Fort Jesus is a fortress in Mombasa, the largest port city of Kenya. It was built in 1593 by the Portuguese under Philip II by the Italian architect Giovanni Battista Cairato. The fortress is situated on the island of Mombasa.
They protected the entrance to the lagoon and the Old Port of Mombasa. They also served the Portuguese as a base on the route to India.
History of the fortress
The control of the fortress often changed:
The Portuguese time
- Portuguese: 1593 - 1631
- Sultan Dom Jeronimo from Mombasa: 1631 - 1632
- Portuguese: 1632 - 1698
- Sultan of Oman: 1698 - 1728
- Portuguese: 1728 - 1729
The Portuguese returned only in 1729 again to Fort Jesus returns. Then they limited themselves henceforth to the direct connection between Goa and their possessions in Mozambique.
The Arab supremacy
Thereafter, the control of the fort changed hands several times between the sultans of Oman and his governor Hold ( Liwali ) from the family of the Mazrui, who tried as local rulers repeatedly to shake the Arab supremacy:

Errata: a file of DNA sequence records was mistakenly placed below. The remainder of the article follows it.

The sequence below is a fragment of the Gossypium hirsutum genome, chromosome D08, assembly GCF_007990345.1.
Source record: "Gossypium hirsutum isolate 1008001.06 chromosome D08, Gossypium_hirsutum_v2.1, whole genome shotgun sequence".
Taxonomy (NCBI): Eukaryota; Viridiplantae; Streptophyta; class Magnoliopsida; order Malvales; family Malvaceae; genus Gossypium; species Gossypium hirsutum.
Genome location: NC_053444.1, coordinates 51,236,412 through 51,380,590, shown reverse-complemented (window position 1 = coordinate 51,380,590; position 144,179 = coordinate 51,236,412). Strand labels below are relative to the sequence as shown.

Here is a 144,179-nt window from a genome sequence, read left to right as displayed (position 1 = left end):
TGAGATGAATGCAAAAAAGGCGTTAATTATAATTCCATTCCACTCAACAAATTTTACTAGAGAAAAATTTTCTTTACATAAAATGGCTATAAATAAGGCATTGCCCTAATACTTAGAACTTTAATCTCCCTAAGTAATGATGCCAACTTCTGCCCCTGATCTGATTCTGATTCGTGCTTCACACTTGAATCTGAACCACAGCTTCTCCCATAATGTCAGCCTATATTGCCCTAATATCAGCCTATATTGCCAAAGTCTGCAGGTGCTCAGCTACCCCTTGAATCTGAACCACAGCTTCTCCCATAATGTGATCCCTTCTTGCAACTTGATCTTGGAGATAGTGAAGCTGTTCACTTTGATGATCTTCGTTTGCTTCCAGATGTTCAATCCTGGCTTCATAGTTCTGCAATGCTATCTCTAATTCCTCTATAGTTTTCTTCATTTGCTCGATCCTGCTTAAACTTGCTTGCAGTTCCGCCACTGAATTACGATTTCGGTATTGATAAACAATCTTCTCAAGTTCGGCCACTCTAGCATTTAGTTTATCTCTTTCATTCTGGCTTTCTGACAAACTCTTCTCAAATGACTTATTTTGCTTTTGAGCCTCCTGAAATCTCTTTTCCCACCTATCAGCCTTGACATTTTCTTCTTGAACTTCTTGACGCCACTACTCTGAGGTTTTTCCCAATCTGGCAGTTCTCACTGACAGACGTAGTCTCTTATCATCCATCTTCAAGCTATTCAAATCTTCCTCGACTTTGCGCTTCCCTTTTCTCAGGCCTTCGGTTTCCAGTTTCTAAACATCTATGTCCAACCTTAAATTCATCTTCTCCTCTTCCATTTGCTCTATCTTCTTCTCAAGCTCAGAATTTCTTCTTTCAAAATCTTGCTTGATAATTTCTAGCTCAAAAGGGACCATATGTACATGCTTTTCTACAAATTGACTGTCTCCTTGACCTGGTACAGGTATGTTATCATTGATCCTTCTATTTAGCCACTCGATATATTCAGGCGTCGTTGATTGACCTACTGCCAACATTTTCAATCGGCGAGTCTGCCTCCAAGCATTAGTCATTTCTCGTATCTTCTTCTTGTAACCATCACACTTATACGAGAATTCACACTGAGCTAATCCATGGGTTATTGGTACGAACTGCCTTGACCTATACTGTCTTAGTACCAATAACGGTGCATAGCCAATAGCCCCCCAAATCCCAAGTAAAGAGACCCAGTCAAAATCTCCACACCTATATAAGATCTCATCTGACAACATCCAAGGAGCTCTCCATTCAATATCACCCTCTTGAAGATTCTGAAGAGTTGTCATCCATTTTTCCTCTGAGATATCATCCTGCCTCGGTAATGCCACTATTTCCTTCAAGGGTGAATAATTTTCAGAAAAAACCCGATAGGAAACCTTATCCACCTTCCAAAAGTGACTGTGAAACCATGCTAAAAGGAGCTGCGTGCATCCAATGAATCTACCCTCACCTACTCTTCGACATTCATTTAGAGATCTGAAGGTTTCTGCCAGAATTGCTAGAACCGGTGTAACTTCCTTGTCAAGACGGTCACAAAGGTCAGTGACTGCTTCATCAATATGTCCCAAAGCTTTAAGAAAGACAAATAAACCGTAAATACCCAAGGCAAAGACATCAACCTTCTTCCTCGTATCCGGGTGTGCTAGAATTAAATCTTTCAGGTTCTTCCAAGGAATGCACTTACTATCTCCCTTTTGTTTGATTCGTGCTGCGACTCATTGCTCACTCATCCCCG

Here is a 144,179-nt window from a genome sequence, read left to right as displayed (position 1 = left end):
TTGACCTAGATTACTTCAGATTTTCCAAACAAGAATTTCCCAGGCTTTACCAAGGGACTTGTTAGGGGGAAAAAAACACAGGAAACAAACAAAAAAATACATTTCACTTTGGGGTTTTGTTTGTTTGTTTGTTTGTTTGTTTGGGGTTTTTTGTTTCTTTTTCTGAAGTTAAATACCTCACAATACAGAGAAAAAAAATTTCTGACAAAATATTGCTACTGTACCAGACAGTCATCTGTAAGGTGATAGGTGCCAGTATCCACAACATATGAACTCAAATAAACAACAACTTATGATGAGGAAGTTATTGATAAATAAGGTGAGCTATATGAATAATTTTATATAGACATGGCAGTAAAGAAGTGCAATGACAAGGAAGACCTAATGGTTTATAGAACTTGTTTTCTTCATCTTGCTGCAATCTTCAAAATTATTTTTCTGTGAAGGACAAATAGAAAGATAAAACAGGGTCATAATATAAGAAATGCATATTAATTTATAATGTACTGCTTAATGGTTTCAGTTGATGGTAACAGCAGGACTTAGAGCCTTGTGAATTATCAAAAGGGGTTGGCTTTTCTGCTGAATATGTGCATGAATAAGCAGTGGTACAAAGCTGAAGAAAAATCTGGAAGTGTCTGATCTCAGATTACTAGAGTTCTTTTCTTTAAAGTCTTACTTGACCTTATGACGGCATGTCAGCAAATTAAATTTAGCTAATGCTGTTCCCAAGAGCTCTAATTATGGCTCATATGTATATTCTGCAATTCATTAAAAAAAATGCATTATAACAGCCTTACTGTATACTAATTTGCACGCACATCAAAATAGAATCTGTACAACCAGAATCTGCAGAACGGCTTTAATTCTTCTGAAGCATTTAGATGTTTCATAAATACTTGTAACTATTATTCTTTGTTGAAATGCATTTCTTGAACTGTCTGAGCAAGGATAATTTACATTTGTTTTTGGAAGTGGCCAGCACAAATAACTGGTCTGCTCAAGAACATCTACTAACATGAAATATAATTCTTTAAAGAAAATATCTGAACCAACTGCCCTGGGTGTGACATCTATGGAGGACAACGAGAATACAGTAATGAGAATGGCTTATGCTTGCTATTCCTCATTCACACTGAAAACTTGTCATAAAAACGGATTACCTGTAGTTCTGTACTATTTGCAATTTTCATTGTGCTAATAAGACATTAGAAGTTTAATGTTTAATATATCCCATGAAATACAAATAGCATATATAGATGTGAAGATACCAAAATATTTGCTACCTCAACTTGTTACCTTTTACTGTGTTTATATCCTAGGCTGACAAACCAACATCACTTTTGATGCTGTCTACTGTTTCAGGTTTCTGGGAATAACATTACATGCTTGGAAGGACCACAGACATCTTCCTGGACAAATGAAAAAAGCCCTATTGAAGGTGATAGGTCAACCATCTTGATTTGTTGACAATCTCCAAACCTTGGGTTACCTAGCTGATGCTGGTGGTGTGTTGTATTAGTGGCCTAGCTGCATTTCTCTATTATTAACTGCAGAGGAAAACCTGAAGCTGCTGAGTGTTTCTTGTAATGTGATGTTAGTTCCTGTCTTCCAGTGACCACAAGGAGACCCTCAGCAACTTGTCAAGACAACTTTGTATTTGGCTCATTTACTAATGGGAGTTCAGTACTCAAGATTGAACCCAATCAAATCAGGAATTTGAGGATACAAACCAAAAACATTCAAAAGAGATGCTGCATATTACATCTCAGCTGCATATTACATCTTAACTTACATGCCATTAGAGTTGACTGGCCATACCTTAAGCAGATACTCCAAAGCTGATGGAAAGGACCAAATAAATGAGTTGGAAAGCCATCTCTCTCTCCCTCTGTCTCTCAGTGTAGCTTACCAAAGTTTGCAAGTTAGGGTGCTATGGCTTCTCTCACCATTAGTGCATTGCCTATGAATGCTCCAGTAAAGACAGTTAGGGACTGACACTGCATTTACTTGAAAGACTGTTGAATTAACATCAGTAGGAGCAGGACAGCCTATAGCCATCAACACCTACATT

- Sultan of Oman: 1729 - 1741
- Liwali of Mombasa: 1741 - 1747
- Oman: 1747
- Liwali of Mombasa: 1747 - 1828 (with small British garrison Protection 1824)
1856 Mombasa and hence the fort was added to the Zanzibar part of the divided Omani Sultanate.
- Zanzibar: 1856 - 1895 Military revolt and reconquest with British aid: 1875
Under UK and Kenya
1895 reached the fort by the lease of the Kenyan coastline of Zanzibar to Britain.
- British: 1895 - 1963
- Kenya: 1963
The British used the fort as a prison. In 1958, she was restored and declared a national monument. With the independence of Kenya, the entire, previously managed separately coastal strip nominally came to the Republic of Kenya.
Today, Fort Jesus is part of the Kenyan National Museums. 2011, it was included in the list of UNESCO World Heritage Sites.